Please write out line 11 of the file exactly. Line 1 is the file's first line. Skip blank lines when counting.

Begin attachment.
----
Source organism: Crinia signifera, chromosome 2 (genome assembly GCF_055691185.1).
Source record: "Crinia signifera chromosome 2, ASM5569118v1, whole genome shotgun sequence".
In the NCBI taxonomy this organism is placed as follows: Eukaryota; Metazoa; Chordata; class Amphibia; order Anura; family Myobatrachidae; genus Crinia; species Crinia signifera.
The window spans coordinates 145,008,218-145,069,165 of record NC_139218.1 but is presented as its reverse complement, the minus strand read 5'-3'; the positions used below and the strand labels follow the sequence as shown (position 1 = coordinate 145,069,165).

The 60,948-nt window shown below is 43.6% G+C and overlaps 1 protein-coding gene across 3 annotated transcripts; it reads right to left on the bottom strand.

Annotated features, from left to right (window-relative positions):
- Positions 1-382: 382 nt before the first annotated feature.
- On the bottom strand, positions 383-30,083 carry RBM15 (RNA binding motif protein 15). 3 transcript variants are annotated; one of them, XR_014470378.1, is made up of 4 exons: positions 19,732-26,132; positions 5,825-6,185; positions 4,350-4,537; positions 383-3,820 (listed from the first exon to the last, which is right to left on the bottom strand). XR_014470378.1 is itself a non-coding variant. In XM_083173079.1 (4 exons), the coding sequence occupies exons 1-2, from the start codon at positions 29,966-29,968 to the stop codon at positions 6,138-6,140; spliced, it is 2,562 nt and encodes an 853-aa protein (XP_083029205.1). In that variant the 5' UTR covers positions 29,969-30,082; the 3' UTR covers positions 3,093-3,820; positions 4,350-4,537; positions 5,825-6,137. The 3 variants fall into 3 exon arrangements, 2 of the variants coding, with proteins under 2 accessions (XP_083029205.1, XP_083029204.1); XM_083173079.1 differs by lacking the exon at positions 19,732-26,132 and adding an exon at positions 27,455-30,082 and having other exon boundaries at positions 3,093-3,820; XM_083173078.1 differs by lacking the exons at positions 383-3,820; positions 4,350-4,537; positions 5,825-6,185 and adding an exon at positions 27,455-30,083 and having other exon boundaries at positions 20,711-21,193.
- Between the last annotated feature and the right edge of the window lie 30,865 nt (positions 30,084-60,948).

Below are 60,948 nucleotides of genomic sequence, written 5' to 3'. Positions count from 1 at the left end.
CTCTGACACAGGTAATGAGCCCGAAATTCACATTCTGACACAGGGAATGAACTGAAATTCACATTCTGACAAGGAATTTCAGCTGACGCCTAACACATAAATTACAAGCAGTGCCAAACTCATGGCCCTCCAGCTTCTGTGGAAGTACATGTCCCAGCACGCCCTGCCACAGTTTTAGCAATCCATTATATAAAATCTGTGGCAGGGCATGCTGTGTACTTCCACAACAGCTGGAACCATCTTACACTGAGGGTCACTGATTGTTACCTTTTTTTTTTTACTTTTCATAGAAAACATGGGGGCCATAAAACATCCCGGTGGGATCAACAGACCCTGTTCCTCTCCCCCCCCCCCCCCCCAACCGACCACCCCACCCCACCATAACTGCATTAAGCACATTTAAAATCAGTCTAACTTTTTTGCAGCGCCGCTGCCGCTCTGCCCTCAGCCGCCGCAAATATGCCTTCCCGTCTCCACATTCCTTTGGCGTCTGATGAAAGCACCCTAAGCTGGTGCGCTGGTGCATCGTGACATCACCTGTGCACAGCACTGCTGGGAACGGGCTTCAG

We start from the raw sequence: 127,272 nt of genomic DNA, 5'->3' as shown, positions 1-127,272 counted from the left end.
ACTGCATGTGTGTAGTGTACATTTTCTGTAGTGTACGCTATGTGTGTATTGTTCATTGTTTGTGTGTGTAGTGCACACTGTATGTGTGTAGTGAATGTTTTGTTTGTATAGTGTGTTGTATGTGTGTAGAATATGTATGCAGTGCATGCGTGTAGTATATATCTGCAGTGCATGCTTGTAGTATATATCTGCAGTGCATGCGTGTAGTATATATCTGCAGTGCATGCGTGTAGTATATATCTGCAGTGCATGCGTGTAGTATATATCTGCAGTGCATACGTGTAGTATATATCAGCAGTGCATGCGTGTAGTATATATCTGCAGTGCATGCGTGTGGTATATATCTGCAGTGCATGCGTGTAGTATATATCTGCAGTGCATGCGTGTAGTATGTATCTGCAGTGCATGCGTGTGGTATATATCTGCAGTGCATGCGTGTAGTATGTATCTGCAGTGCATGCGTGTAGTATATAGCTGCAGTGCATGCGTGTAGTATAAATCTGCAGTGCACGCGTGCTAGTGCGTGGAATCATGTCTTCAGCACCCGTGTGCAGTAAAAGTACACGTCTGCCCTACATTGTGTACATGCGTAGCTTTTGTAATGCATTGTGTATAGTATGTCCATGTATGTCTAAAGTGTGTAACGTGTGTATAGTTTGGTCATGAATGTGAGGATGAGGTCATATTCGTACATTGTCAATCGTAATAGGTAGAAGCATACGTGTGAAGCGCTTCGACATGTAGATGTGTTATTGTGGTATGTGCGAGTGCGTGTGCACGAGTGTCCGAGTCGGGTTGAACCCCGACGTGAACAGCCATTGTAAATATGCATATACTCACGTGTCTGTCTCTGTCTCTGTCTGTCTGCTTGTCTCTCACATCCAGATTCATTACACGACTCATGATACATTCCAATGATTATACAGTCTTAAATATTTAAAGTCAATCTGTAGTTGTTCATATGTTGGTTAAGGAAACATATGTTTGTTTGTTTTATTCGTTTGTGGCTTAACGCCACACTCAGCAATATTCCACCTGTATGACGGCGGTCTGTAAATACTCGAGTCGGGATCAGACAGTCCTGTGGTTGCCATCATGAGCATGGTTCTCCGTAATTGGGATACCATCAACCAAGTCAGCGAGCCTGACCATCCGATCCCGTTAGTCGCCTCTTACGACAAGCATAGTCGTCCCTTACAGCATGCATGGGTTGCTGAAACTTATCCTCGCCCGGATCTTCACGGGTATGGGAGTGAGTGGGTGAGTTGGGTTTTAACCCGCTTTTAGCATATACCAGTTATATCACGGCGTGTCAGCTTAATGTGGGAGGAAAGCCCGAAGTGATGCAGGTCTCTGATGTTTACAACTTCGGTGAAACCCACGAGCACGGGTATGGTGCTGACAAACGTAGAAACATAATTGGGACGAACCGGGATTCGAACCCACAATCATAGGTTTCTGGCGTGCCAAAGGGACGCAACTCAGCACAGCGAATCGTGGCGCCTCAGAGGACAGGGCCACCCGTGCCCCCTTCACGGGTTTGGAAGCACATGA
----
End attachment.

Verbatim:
CTCTGACACAGGTAATGAGCCCGAAATTCACATTCTGACACAGGGAATGAACTGAAATTCACATTCTGACAAGGAATTTCAGCTGACGCCTAACACATAAATTACAAGCAGTGCCAAACTCATGGCCCTCCAGCTTCTGTGGAAGTACATGTCCCAGCACGCCCTGCCACAGTTTTAGCAATCCATTATATAAAATCTGTGGCAGGGCATGCTGTGTACTTCCACAACAGCTGGAACCATCTTACACTGAGGGTCACTGATTGTTACCTTTTTTTTTTTACTTTTCATAGAAAACATGGGGGCCATAAAACATCCCGGTGGGATCAACAGACCCTGTTCCTCTCCCCCCCCCCCCCCCCAACCGACCACCCCACCCCACCATAACTGCATTAAGCACATTTAAAATCAGTCTAACTTTTTTGCAGCGCCGCTGCCGCTCTGCCCTCAGCCGCCGCAAATATGCCTTCCCGTCTCCACATTCCTTTGGCGTCTGATGAAAGCACCCTAAGCTGGTGCGCTGGTGCATCGTGACATCACCTGTGCACAGCACTGCTGGGAACGGGCTTCAG